Film: What The Health Summary

What The Health Summary
What The Health Summary

What The Health Summary

San Francisco filmmaker Kip Andersen introduces his 2017 documentary What the Health with a look at his family medical history. Diabetes, heart disease, and cancer all lurk in his genes.

Given that pedigree, he once spent lots of time worrying about his health. Then the day came when the World Health Organization announced it was classifying processed meats as Group 1 carcinogens, in the same category as tobacco and plutonium.

What the Health shows footage of various news anchors breaking the news with great solemnity:

“Processed meat’s directly involved in causing cancer in humans.” 

“Processed meat is clearly linked to an increase in cancer.’’

“Hot dogs or bacon could be just as dangerous as smoking cigarettes.” 

Kip then examines the foundation of WHO’s decision:

The World Health Organization looked at over 800 different studies from 10 different countries finding a direct link to consuming processed meat and cancer.”

What the Health, however, also examines processed meat’s link to Kip’s other big concerns, diabetes and heart disease.

Much of it tracks his attempts to interview people of power at organizations supposedly dedicated to fighting these diseases. Their defensive reactions when asked about a link between diet and health led to some uncomfortable moments.

One occurred during Kip’s meeting with Dr. Robert Ratner, M.D., the American Diabetes Association’s Chief Scientific and Medical Officer. When Kip brought up peer-reviewed studies suggesting that a plant-based diet could actually prevent or reverse diabetes, Dr. Ratner was having none of it.

Visibly upset with the direction of the conversation, he simply responded “Any diet works, any diet works if people follow it,” and terminated the interview.

Although shaken by the tense exchange, Kip returned home determined to discover why the ADA’s Chief Scientist was so touchy on the subject.

The breakthrough came when he googled “American Diabetes Association Sponsor.” Within seconds, he learned the organization was taking millions of dollars from some of the largest processed meat and dairy producers, including Kraft, Bumble Bee and Dannon.

After that, it was a simple matter of finding the sponsors of all the other health-related groups who’d been unwilling to answer his questions about diet. The connections were more than chilling:

  • Tyson (chicken) and Yum! Brands (Pizza Hut, KFC and Taco Bell) help fund the American Heart Association.

  • KFC, Yoplait and Dietz & Watson (ham, cheese and processed meat snacks) donate to Susan G. Komen’s breast-cancer research efforts.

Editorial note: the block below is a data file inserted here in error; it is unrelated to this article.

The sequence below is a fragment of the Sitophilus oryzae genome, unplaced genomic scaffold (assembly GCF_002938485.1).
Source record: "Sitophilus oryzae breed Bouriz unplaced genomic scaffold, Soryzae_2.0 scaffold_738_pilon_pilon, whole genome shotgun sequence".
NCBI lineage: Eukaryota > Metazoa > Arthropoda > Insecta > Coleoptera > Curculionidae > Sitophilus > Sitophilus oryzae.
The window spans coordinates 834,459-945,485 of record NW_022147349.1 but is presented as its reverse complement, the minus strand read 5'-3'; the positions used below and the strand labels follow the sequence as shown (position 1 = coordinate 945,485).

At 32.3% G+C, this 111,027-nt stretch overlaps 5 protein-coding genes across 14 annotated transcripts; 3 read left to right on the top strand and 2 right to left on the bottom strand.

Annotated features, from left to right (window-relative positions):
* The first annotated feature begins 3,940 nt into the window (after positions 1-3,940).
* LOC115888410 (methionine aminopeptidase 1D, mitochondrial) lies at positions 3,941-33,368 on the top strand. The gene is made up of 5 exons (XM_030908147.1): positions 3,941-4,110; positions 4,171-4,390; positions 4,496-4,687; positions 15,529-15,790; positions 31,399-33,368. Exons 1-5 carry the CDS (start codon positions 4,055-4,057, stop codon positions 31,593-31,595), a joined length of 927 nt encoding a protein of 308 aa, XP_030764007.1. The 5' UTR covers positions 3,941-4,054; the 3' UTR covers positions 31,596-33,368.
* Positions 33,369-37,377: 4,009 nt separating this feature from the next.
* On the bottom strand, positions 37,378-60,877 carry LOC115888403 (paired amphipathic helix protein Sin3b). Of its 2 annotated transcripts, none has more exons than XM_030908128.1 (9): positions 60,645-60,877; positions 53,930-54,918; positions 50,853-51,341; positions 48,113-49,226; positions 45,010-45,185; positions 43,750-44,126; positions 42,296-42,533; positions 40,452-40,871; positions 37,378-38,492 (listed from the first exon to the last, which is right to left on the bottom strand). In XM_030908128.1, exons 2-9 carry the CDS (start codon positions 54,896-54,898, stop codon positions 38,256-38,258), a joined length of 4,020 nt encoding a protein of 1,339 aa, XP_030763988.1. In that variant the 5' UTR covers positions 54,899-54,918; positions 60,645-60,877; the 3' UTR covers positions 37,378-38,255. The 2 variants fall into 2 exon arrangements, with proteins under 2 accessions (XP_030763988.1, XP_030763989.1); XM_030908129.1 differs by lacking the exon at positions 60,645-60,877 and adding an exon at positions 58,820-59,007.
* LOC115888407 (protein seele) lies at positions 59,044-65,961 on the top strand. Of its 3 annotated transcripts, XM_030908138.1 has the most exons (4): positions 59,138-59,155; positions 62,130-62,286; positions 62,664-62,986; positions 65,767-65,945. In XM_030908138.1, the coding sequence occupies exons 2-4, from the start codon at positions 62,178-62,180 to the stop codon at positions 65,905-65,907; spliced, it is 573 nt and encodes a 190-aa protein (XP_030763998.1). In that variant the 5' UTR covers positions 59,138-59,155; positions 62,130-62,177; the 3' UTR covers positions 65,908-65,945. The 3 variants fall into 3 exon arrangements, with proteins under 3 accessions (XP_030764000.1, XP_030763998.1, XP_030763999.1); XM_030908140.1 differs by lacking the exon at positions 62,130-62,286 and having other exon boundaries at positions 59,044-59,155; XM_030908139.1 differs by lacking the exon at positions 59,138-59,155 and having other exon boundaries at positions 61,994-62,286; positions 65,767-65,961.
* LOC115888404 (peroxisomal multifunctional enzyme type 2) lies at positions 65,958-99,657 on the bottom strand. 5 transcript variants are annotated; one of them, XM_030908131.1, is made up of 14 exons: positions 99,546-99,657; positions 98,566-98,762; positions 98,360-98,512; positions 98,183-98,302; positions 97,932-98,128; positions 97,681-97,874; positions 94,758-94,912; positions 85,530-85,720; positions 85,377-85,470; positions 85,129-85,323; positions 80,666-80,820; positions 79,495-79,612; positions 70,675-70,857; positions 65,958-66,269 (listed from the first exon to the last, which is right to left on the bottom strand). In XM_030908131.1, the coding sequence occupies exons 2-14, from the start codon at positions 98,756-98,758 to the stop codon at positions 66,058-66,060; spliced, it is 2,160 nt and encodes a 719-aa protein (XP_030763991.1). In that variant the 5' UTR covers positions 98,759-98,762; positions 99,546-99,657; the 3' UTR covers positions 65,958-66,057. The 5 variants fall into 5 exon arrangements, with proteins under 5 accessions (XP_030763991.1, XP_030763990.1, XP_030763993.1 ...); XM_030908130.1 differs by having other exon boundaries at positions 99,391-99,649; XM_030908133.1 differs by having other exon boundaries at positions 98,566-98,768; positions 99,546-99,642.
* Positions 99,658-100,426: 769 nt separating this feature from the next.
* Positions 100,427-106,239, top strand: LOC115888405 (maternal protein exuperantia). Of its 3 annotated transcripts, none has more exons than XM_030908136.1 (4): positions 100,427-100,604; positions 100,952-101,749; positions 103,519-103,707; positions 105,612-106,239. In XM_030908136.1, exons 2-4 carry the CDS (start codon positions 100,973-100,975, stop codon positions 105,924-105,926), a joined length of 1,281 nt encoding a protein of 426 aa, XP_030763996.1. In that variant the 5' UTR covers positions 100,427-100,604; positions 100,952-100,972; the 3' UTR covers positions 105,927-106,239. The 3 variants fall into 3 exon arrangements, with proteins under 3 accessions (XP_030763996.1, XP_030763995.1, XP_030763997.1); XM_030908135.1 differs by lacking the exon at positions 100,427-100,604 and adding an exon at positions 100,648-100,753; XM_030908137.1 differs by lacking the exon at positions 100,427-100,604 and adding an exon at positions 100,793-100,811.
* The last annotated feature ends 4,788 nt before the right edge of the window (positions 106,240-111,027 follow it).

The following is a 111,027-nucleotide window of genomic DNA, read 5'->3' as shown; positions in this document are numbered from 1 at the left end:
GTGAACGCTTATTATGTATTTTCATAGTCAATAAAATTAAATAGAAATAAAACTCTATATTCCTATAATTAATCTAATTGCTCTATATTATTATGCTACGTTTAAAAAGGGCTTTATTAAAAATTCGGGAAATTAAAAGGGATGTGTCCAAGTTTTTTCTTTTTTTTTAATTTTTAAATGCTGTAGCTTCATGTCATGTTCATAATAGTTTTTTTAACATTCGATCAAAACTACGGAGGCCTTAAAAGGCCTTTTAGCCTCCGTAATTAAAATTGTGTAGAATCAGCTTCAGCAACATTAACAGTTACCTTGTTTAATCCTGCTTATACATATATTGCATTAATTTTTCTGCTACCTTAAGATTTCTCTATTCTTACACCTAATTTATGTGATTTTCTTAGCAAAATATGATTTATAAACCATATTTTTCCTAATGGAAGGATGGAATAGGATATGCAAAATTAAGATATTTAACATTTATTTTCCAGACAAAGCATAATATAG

• The American Heart Association, however, may have most apparent conflicts of interest. Its sponsors include five state Beef Councils and the processed food giants Cargill, Unilever, Kellogg’s, Nestle, and Pepsico.

In Kip’s words:

“Every single one of these organizations was taking money from meat and dairy companies which are associated with the causes of these diseases. This is would be like the American Lung Association taking money from the tobacco industry.”

But these organizations aren’t alone in ignoring the diet-disease link. Every five years, a U.S. federal commission releases new dietary guidelines supposedly based on the latest research. But its members also receive food-industry dollars.

As Dr. Garth Davis, MD tells Kip:

“The USDA… has two missions. It is supposed to protect us and it is supposed to protect the producer. And guess what? When those two come head to head, they usually protect the producer.”

Throw in the amount of pharmaceutical- company money flooding into health research organizations?

The reason for discouraging plant-based eating becomes obvious. There are simply many more riches to be made from treating these diseases than from preventing or curing them.

One hospital administrator was caught on camera bluntly giving Kip the reason for refusing him entry to conduct a scheduled interview with a doctor about preventive medicine. She said,

“The hospital makes money off these surgeries… So, we can’t do anything that is going to negatively impact the hospital.” 

The hospital was actively suppressing information that would lead to people recovering before their surgeries.

Kip walked away shaking his head feeling awful that the hospital putting profit about disease prevention.

It’s an attitude diametrically opposed to the one Dr. Michael Klaper, MD expresses towards the end of What the Health in which he challenges all of us to eat plant-based in order to see profound changes in national health and the environment.

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